Auditing the auditors: McGuiness gets recommendations to improve office

Delaware State Auditor Kathleen McGuiness during a press conference at the State Archives building in Dover Thursday. (Special To The Delaware State News/Gary Emeigh)

DOVER — Kathy McGuiness, in her first year as Delaware’s state auditor, said she expected to face many challenges after she won the position in last November’s elections that was previously held by Tom Wagner for almost 30 years.

She said that the longevity of the prior administration was her primary reasoning behind having independent auditing firm Baker Tilly examine the differences between past leadership in the auditor’s office and her leadership since she took over as head of the Office of Auditor of Accounts in January.

“A couple of months ago when I released my 100-day report I said I would not be taking a Band-Aid approach to restoring the office’s relevancy and I announced that I would have an independent firm come in and audit the auditor’s office,” Ms. McGuiness said, during a press conference at the Delaware Public Archives Building on Thursday afternoon.

“Why would I do that? Because as the first new auditor after 30 years I believe it’s important to bring in an outside professional with the ability to offer their perspective and constructive observations to improve this office for Delaware taxpayers.”

She said as part of the audit, staff from Baker Tilly reviewed and evaluated past practices, examined the initiatives Ms. McGuiness has undertaken during her first 100 days in office, and looked at other state auditor’s offices to see how the Delaware auditor’s office compares.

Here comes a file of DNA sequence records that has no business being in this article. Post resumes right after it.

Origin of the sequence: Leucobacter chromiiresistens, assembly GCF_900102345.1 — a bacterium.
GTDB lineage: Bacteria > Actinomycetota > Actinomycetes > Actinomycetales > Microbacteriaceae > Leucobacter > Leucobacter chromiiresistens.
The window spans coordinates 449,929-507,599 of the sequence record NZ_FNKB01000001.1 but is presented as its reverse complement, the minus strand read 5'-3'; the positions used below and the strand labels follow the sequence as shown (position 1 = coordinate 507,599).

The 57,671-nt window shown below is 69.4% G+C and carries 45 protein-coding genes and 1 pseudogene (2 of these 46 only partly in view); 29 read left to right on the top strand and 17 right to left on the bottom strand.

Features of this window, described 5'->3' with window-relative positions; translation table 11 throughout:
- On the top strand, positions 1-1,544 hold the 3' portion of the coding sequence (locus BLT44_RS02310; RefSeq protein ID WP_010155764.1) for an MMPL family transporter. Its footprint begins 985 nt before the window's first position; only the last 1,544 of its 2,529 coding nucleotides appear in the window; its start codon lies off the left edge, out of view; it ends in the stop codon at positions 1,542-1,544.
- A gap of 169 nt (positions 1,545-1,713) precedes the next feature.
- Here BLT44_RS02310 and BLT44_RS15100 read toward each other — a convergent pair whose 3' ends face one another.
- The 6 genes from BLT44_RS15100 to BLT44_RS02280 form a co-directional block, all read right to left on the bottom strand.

Ms. McGuiness, a Democrat, said there were three “critical gaps” related to the prior administration in Baker Tilly’s 56-page final report — which is expected to come in at a final cost of $45,000 — that concerned her of Mr. Wagner, a Republican, and his staff’s performance.

Mr. Wagner was quick to praise the work that his office was able to accomplish over the course of three decades.

“When I took office in 1989 we had well over 60 employees,” he said. “When I left we were down to less than 30 employees. We still accomplished our core mission with technology and good assessments.

“With what I had to work with (the state auditor’s office) is the only agency in state government that is smaller today than it was 30 years ago. We more than accomplished our job with the resources that we were given. I’ve made that argument that we needed more resources, but with the reduced resources we had I’m extremely proud of the work we had done.”

Ms. McGuiness describes a different scene in the wake of the report.

“This report paints a picture of an eroded office when I began my administration,” Ms. McGuiness said. “Baker Tilly has given me nearly 60 recommendations. I am taking a hard look at all the recommendations with the goal of making your auditor’s office a best in-class organization to best serve Delaware’s taxpayers.”

Ms. McGuiness said among those three “critical gaps” of the previous administration were failure to fulfill statutory mandates. Delaware Code mandates a schedule for specific audits to be performed by the Auditor of Accounts.